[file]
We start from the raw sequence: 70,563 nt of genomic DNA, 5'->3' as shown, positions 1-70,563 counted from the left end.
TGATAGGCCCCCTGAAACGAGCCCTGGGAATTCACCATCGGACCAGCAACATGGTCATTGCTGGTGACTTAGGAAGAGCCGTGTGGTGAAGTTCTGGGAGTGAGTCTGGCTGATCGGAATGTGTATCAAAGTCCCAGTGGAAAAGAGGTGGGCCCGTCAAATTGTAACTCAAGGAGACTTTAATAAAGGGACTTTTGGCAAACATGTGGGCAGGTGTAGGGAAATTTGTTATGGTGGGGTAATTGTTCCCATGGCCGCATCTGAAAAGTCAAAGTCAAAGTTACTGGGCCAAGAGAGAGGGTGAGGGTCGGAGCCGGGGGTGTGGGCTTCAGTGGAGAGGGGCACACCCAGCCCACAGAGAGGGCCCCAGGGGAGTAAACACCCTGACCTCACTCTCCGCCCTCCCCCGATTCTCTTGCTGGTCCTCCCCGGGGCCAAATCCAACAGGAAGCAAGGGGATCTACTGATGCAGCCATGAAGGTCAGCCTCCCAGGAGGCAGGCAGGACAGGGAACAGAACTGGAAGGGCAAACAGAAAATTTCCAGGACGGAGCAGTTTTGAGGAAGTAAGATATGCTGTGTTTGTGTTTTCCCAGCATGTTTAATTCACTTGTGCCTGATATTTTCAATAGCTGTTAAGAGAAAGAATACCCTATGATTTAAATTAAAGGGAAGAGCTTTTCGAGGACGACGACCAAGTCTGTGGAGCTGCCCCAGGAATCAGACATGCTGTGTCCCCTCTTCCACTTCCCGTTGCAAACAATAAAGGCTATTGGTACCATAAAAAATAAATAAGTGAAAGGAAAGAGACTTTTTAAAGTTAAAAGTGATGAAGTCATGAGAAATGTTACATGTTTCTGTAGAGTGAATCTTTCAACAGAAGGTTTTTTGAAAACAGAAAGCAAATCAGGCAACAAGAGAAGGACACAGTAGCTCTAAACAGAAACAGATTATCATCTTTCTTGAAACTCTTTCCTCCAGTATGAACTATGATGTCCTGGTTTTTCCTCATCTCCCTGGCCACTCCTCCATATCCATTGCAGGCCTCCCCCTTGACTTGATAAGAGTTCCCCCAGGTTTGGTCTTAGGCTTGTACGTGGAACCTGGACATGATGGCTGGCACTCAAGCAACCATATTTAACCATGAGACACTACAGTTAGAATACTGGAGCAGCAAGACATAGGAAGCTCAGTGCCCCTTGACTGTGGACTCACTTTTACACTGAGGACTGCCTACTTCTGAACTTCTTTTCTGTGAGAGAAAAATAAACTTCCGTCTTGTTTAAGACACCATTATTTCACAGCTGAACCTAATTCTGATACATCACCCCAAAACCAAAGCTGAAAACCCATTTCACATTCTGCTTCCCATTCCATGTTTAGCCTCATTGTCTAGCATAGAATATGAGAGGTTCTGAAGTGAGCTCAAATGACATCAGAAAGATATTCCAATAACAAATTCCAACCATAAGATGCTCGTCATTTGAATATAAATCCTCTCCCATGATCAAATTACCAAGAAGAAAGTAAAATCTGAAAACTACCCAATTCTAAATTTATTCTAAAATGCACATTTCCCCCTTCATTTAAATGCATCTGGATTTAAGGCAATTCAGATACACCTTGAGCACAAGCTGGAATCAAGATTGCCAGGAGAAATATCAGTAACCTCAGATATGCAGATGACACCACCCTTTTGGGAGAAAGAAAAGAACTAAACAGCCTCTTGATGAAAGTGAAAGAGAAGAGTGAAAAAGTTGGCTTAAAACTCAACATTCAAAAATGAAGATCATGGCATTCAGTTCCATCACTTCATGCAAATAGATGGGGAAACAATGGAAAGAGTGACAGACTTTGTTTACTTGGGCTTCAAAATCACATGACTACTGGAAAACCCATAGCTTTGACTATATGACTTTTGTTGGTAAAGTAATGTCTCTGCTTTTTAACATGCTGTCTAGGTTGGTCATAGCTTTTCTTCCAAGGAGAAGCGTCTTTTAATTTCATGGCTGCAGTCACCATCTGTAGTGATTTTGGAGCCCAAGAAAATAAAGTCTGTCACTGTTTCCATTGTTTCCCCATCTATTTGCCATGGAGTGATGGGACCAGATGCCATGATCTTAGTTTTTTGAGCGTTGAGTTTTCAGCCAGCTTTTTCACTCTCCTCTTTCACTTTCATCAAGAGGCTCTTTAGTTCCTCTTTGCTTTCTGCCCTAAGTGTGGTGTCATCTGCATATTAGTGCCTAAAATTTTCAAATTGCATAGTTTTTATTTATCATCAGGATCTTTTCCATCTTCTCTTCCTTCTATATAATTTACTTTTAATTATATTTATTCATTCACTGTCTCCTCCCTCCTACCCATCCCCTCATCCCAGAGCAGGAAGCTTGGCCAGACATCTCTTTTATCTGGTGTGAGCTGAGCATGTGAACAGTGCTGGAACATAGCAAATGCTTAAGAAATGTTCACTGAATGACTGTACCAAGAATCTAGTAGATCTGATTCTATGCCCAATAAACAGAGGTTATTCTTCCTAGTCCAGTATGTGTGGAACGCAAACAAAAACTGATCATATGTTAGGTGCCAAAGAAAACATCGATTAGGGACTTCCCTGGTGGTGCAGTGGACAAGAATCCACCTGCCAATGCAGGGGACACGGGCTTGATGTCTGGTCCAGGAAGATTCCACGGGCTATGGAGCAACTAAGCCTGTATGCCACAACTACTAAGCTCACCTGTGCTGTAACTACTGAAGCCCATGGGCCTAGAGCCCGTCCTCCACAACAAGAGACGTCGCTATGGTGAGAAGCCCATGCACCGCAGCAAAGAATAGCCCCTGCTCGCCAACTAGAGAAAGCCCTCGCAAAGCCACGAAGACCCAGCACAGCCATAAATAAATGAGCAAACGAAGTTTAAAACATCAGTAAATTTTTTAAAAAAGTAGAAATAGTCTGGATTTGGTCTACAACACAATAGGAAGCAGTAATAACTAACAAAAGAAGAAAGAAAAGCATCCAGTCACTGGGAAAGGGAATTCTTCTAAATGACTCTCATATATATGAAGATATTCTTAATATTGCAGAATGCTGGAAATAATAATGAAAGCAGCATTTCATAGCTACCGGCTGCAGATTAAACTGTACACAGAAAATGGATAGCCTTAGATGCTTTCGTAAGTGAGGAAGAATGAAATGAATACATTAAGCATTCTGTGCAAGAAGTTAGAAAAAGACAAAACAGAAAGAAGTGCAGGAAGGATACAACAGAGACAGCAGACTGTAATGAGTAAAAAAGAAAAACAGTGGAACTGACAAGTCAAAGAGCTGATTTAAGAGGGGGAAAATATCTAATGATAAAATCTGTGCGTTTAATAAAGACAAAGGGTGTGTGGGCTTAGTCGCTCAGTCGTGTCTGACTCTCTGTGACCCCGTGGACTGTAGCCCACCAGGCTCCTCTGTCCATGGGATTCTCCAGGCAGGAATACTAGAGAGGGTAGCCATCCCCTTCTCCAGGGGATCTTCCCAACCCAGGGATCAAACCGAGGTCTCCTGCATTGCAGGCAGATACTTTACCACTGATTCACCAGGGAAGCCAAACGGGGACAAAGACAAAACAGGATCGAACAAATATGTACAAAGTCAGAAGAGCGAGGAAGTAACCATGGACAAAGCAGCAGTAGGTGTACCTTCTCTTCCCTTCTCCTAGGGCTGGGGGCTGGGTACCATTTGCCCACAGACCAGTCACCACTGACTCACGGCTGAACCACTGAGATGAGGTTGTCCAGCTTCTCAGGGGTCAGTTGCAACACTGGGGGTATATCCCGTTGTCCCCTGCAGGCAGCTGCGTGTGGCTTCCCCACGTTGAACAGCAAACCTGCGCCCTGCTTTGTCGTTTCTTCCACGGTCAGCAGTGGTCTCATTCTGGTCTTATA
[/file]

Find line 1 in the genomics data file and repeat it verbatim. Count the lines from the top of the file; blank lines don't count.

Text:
We start from the raw sequence: 70,563 nt of genomic DNA, 5'->3' as shown, positions 1-70,563 counted from the left end.